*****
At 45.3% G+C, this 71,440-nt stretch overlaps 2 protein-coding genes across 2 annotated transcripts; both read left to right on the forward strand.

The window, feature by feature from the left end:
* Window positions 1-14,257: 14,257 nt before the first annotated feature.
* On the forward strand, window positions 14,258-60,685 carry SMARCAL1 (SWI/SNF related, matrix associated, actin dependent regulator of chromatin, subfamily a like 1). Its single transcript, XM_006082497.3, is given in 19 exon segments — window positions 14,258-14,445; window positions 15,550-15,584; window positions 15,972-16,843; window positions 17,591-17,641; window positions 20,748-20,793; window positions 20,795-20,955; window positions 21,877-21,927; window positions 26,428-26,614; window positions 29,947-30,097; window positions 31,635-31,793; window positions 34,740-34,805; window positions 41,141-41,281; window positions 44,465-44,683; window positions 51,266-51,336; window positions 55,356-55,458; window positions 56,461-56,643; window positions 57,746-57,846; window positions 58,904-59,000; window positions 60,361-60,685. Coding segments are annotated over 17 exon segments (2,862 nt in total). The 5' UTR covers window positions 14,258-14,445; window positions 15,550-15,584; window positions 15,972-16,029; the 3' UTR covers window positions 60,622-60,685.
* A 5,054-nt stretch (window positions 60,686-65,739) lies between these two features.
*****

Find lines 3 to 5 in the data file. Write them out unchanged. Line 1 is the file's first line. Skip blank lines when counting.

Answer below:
* Window positions 1-14,257: 14,257 nt before the first annotated feature.
* On the forward strand, window positions 14,258-60,685 carry SMARCAL1 (SWI/SNF related, matrix associated, actin dependent regulator of chromatin, subfamily a like 1). Its single transcript, XM_006082497.3, is given in 19 exon segments — window positions 14,258-14,445; window positions 15,550-15,584; window positions 15,972-16,843; window positions 17,591-17,641; window positions 20,748-20,793; window positions 20,795-20,955; window positions 21,877-21,927; window positions 26,428-26,614; window positions 29,947-30,097; window positions 31,635-31,793; window positions 34,740-34,805; window positions 41,141-41,281; window positions 44,465-44,683; window positions 51,266-51,336; window positions 55,356-55,458; window positions 56,461-56,643; window positions 57,746-57,846; window positions 58,904-59,000; window positions 60,361-60,685. Coding segments are annotated over 17 exon segments (2,862 nt in total). The 5' UTR covers window positions 14,258-14,445; window positions 15,550-15,584; window positions 15,972-16,029; the 3' UTR covers window positions 60,622-60,685.
* A 5,054-nt stretch (window positions 60,686-65,739) lies between these two features.